Fairy Stone State Park and other Forests near Woolwine

In Virginia's southern plains lies Woolwine. This tiny township is renowned for its lazy streets and covered bridges. It delights all who visit, but just beyond the borders is Fairy Stone State Park and its sibling charmers. Those craving nature will finally be satisfied. The countless acres and hidden trails will make every day a perfect one. BBOnline encourages you to explore the wild and enjoy the wonder.

Fairy Stone Park
967 Fairystone Lake Drive
Stuart, Virginia
(276) 930-2424
www.dcr.virginia.gov/state_parks/fai.shtml

After a languid morning at your Woolwine inn, spend the rest of the day searching for pixies. Fairy Stone Park, established in 1936, is drenched in history and enchantment. Named for the mysterious stone crosses that hang as stalactites, the park covers more than 160 acres. Long paths lead you through forests and valleys, around lake shores and reservations. Exploration will be an easy thing; the entire area is made for it. Children will adore the stories linked to the crosses. Local history and fables will collide. The park is open from dawn until dusk, but weather should always be checked before arrival. Some paths may be closed during storms.

Rock Castle Gorge
12500 Woolwine Highway
CC Camp Road
Woolwine, Virginia 24185
(276) 694-8367
www.virginia.org

Rising a slow 1,721 feet, the trail at Rock Castle Gorge takes visitors through 11 miles of unpredictable countryside. Plateaus and hills blend, allowing for more than a simple walk in the woods. It's a park for those who wish to test their limits, and all will find many chances to do so. Nature is now a challenge. It must be noted, though: groups with young children or individuals with health concerns should be aware of the trail's difficulty. A trip may become too strenuous. Plan well and decide whether it is best for all involved.

I. C. Dehart Park
2631 Charity Highway
Woolwine, Virginia 24185
(276) 930-2517
www.virginiatourism.info

Journey from your Woolwine bed and breakfast to the gentle beauty of the I. C. Dehart Park. Named after Issac Dehart, this small sprawl is ideal for those seeking to play, offering picnic shelters, tennis courts, walking paths and more. Its focus turns to games rather than nature (though none could deny the picturesque setting). Families will spend idle hours here, and that finally includes the entire family. Pets are welcomed. Unlike so many areas that frown upon roaming dogs and cats, Dehart Park allows them to join in (as long as they are supervised). For those wishing to enjoy the wild without the worry, this is the perfect destination.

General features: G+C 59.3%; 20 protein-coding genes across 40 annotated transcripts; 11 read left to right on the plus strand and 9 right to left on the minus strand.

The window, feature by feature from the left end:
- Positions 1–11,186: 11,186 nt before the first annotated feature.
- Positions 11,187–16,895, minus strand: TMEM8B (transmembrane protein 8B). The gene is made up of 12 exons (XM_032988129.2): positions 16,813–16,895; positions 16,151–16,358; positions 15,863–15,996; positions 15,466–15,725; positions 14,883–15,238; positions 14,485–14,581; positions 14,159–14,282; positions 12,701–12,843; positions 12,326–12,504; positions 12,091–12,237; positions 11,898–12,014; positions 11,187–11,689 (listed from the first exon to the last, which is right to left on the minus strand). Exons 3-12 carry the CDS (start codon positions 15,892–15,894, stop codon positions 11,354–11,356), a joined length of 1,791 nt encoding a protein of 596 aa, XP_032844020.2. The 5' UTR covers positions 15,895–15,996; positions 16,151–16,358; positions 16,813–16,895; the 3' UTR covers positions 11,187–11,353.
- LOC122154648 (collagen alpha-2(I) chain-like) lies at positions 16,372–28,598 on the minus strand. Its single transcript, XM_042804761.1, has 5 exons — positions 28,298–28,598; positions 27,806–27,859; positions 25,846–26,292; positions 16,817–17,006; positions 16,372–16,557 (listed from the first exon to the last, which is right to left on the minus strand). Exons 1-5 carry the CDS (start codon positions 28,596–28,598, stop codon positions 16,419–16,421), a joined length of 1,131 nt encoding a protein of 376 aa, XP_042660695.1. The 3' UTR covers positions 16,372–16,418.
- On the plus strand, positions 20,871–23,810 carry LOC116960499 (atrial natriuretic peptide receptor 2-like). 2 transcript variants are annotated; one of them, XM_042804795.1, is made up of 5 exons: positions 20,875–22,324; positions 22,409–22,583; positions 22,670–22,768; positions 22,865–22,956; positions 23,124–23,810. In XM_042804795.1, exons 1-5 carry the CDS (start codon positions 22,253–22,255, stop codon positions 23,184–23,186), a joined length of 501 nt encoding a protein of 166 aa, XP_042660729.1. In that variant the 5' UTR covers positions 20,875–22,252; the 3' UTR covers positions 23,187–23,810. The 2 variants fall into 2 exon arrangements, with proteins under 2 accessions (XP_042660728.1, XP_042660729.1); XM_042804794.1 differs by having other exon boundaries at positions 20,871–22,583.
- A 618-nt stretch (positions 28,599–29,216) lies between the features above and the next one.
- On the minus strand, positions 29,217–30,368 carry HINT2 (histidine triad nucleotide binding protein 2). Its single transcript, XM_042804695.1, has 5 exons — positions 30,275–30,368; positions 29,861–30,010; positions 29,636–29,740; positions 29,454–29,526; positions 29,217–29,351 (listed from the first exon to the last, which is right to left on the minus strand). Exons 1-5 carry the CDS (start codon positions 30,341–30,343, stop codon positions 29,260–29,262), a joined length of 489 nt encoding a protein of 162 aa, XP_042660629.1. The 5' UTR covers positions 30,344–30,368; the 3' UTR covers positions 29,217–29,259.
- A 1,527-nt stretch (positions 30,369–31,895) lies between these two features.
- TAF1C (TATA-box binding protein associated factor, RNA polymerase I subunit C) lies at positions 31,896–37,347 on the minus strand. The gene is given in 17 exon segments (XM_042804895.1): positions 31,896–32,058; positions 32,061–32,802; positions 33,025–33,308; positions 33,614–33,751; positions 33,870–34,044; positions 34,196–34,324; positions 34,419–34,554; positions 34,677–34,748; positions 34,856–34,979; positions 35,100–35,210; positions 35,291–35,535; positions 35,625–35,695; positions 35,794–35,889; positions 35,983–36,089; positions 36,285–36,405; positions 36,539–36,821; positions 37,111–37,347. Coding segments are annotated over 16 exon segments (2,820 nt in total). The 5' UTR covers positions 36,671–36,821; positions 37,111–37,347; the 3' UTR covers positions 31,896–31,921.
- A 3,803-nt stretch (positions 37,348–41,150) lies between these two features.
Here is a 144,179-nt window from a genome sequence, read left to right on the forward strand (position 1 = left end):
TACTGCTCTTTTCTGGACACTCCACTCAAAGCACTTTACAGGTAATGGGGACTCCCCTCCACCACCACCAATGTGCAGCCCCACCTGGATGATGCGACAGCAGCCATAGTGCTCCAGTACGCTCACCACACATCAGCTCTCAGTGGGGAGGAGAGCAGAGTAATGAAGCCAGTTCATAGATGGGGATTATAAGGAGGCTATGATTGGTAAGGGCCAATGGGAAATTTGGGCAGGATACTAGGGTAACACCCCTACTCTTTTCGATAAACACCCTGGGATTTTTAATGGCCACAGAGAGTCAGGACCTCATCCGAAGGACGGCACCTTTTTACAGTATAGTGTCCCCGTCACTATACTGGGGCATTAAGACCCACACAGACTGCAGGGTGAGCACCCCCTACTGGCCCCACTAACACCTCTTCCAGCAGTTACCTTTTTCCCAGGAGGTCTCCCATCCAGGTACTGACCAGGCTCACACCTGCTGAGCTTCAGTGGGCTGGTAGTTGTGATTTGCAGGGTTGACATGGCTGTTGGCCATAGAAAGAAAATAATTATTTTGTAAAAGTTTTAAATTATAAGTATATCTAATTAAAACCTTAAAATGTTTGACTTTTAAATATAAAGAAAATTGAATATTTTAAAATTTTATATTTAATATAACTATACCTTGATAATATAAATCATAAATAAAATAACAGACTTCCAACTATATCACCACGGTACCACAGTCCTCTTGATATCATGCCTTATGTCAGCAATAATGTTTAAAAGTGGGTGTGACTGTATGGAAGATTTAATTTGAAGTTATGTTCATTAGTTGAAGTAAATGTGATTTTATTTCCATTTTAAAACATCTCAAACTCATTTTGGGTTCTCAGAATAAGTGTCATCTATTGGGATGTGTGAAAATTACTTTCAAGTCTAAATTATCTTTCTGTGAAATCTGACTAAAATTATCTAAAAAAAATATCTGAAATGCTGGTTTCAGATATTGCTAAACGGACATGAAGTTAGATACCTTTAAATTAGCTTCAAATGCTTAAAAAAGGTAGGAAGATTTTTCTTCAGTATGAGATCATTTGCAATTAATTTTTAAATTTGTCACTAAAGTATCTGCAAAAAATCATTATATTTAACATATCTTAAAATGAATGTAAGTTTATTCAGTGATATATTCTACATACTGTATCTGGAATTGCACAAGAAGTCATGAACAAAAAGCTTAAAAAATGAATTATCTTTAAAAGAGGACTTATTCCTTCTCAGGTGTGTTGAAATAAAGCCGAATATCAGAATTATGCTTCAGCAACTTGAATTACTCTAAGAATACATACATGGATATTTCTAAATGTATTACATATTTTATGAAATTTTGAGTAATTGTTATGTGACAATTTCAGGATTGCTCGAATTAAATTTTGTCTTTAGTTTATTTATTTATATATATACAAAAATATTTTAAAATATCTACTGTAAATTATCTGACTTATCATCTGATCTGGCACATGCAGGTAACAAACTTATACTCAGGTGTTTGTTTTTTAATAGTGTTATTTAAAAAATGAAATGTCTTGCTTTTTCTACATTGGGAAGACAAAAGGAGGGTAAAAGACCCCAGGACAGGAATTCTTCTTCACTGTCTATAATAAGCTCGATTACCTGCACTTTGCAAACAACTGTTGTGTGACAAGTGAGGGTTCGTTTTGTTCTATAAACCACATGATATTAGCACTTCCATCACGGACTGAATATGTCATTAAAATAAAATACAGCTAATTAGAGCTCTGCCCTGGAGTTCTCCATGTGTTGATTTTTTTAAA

Rocky Knob Recreation Area
Rock Castle Road
Blue Ridge, Virginia 24120
(540) 593-3503
www.recreationparks.net

For diversity, there is none better than the Rocky Knob Recreation Area. Reaching from North Carolina and into Virginia, it offers guests more than 3,500 acres to explore. Seasoned hikers will thrill with the daring trails and uncompromising landscapes. Mountain biking and backpacking are the favored sports here, though kayaking and canoeing can also be found, as well as simple observation sites. The scenery is rugged and the hours will be satisfying. It is not, however, for all. These are not easy paths and should not be attempted without an understanding of physical limitations. Know what you can do and how long you can do it.